Smallest Moon of the Year

Richard

Remember a couple weeks ago, March 19th, 2011, and all the hype about a big Full Moon? If you paid attention to the science, you learned (or already knew) that the Moon orbits Earth in a slightly elliptical orbit. This means that during every lunar cycle (slightly less than a month in length) the Moon will at some point experience a perigee (closest approach to the Earth), and at some point the Moon will experience an apogee (farthest distance from the Earth). Lunar perigee for March just happened to coincide with the Full Moon, giving a a slightly larger appearing Full Moon than usual.

Unfortunately, few people in Utah saw that ‘giant’ Moon due to cloudy skies. Well, this coming weekend is another chance to…not see the Moon during a once-a-year event. The farthest lunar apogee, when the Moon will appear its smallest for the year, occurs on Saturday, April 2nd, 2011.

farthest apogee of 2011

farthest apogee of 2011

Why won’t we be able to see it? This apogee happens to coincide with the New Moon (April 3rd, 2011, 4:32 am MDT), meaning that Moon on the 2nd will be rising and setting with the Sun.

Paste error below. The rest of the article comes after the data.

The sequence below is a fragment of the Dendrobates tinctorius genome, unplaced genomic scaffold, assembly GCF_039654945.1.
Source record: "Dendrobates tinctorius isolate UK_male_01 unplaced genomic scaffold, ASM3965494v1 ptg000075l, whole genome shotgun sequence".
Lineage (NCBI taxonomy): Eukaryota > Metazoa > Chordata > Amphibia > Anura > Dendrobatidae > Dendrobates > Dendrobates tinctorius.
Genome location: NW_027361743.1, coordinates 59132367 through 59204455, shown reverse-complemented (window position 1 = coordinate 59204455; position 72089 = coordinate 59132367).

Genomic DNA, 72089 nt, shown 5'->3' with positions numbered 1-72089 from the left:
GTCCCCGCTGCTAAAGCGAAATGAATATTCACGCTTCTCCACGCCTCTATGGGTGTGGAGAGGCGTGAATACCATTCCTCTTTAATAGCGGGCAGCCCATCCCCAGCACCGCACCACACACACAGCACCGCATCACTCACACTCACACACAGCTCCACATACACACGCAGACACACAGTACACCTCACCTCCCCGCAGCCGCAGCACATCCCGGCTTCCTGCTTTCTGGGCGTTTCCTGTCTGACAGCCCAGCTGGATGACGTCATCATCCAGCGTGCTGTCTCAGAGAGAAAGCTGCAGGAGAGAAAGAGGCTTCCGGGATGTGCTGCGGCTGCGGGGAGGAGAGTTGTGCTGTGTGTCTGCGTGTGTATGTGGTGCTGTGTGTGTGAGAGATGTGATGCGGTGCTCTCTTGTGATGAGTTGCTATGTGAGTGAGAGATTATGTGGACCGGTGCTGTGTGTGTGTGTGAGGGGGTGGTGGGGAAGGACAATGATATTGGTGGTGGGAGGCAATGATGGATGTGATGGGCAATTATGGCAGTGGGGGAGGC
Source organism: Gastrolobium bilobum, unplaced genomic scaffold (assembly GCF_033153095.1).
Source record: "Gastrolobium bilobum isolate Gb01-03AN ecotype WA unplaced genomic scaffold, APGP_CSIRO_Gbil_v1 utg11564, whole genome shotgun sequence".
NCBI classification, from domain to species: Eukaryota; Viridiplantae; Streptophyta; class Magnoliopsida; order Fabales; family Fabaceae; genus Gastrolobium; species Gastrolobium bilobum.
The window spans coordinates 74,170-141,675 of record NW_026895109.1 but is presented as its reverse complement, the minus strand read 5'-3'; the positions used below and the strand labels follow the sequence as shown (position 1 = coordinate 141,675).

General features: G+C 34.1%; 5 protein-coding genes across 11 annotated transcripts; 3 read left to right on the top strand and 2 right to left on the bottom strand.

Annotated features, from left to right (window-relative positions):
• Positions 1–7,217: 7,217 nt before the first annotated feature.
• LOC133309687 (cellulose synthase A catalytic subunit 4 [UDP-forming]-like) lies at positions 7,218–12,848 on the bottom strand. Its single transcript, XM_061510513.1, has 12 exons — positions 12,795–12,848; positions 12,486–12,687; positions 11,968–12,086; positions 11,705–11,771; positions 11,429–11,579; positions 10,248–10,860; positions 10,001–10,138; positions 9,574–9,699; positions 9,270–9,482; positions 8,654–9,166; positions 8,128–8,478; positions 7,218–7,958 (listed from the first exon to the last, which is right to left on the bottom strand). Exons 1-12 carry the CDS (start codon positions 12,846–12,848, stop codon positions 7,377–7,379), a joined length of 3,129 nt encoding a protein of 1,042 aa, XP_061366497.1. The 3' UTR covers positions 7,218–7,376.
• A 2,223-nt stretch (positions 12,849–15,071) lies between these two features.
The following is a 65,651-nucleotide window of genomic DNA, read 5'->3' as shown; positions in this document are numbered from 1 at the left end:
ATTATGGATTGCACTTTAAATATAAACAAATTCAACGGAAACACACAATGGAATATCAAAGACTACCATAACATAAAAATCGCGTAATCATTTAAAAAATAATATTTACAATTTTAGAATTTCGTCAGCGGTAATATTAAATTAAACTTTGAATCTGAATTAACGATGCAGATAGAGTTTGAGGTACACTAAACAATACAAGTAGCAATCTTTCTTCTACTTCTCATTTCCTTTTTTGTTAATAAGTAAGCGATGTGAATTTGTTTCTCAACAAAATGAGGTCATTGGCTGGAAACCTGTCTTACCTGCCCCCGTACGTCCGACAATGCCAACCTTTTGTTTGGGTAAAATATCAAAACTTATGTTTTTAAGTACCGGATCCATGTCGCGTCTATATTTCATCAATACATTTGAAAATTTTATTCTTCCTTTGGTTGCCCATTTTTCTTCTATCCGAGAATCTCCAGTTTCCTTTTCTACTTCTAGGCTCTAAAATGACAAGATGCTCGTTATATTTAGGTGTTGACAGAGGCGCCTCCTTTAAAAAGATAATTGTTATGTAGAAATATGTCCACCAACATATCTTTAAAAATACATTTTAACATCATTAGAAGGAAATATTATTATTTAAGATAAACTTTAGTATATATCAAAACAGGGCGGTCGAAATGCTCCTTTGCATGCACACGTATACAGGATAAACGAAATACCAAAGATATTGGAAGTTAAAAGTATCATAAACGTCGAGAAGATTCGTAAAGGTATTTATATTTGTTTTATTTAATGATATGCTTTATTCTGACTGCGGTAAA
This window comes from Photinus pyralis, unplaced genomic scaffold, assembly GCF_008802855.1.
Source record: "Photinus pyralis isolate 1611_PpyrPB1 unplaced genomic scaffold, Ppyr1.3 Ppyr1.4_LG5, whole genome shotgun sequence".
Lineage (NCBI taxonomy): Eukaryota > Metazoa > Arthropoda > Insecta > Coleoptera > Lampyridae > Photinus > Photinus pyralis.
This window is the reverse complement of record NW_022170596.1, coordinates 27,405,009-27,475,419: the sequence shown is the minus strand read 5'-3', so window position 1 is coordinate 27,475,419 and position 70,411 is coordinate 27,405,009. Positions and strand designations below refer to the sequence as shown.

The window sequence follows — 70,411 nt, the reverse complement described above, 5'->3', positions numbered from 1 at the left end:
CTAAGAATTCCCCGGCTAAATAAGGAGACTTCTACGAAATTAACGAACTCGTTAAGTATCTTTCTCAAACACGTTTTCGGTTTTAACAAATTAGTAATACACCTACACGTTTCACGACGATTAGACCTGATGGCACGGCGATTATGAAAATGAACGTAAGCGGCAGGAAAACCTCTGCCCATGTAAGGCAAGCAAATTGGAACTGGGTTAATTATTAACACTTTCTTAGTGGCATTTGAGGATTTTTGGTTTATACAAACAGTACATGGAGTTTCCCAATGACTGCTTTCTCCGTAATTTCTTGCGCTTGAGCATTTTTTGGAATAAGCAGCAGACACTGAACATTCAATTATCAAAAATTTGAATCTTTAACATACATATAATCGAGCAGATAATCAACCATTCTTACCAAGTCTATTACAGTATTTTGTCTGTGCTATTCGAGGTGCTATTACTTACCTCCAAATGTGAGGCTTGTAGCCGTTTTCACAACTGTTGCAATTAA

Moonrise is about 6 am; Sunrise is about 6:45 am.
Moonset is about 6:50 pm; Sunset is about 7:25 pm.

new moon

new moon

Oh well, with no Moon in the night sky, it will be a good evening to look for Saturn. Saturn rises a few minutes before 8 pm almost due east, is due south shortly after 1:30 am, and sets about 7:30 am due west. Saturn is a bright magnitude +0, and will be 10 degrees west of the bright +1 magnitude star Spica, in the constellation Virgo, along the ecliptic.

Saturn

Saturn

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